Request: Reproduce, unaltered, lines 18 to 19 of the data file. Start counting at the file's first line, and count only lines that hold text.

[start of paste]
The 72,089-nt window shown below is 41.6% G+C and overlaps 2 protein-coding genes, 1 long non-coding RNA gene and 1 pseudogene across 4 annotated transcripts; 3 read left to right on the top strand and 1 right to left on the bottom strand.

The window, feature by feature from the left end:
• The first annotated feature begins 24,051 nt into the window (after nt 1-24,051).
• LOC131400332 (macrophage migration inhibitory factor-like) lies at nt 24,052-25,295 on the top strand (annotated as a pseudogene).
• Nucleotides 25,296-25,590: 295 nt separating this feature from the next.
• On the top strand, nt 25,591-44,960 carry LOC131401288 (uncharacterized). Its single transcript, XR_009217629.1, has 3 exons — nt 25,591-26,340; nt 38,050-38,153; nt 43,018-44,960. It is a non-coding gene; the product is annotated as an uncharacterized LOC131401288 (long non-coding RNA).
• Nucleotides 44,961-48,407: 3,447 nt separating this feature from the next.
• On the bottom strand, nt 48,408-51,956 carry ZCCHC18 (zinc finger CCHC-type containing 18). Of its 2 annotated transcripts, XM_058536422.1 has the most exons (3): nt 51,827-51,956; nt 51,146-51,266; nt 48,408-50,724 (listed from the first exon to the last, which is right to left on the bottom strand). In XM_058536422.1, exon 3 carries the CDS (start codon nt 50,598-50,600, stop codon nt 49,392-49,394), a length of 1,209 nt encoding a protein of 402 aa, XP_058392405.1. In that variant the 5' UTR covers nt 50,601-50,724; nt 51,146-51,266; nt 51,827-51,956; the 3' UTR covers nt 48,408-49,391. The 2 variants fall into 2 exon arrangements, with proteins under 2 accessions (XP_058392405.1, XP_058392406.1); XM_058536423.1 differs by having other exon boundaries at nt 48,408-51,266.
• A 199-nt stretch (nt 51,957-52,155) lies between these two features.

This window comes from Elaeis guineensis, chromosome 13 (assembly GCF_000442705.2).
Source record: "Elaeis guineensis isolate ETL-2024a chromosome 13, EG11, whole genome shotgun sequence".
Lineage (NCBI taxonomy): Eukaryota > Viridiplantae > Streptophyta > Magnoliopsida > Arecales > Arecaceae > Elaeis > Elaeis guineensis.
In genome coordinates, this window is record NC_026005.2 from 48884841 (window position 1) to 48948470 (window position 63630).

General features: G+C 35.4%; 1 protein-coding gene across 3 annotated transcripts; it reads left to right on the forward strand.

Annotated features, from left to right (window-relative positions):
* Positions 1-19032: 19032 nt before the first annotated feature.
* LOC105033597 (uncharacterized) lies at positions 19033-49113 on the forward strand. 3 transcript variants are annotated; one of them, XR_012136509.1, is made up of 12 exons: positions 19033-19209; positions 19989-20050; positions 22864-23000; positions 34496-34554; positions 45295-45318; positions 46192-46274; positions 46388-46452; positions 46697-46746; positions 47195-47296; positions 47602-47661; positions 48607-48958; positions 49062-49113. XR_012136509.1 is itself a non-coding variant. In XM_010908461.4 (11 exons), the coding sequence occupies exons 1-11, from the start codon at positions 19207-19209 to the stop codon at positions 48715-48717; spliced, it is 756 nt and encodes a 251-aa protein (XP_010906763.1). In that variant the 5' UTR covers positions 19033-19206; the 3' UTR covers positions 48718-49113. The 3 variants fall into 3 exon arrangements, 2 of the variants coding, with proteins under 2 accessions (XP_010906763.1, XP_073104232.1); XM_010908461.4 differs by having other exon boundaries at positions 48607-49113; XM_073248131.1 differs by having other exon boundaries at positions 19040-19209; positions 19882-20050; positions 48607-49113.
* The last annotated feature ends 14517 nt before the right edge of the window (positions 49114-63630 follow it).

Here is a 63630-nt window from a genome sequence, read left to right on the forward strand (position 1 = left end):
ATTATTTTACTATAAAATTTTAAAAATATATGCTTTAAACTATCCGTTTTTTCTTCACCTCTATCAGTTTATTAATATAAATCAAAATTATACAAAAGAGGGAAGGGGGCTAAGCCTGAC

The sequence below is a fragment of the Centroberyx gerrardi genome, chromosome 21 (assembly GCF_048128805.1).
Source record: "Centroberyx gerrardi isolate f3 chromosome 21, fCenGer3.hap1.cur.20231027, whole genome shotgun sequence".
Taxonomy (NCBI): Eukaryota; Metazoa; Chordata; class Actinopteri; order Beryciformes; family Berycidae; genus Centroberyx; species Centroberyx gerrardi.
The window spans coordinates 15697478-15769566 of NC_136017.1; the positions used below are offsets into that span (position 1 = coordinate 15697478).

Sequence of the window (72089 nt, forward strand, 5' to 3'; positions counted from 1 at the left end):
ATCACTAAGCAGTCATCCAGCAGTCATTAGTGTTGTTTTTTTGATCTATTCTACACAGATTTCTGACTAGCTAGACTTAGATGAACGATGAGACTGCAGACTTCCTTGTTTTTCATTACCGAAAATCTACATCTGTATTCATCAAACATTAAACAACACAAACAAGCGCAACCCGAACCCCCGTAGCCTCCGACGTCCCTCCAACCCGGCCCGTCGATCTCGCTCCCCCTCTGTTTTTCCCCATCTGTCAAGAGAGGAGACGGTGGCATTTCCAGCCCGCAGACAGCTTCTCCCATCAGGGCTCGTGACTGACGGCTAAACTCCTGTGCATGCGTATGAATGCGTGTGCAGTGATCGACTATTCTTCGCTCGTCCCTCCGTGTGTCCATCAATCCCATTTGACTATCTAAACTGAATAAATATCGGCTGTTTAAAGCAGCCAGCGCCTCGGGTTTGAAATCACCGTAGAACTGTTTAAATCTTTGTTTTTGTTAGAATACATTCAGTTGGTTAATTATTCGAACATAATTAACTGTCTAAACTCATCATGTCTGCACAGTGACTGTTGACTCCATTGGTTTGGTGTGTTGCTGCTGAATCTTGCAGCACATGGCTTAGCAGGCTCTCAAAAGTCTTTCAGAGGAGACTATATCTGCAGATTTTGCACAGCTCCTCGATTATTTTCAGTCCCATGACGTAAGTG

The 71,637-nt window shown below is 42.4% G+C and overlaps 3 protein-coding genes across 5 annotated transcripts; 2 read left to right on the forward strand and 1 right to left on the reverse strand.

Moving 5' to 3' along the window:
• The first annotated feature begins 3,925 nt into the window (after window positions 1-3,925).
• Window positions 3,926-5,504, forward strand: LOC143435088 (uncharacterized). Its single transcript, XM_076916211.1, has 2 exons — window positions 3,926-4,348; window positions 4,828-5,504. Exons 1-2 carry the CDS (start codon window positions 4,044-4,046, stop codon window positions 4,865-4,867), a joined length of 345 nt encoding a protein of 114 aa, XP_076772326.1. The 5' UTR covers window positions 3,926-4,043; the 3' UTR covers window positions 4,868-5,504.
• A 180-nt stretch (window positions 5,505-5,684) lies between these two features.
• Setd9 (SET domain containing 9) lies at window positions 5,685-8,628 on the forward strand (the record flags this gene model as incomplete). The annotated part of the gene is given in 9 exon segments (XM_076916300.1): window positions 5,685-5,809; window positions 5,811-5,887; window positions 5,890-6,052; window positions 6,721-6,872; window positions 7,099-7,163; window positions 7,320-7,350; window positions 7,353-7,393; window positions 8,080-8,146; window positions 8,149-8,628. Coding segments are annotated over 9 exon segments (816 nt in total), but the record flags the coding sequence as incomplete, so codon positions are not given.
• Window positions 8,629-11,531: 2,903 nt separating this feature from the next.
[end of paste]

* The last annotated feature ends 14517 nt before the right edge of the window (positions 49114-63630 follow it).

Here is a 63630-nt window from a genome sequence, read left to right on the forward strand (position 1 = left end):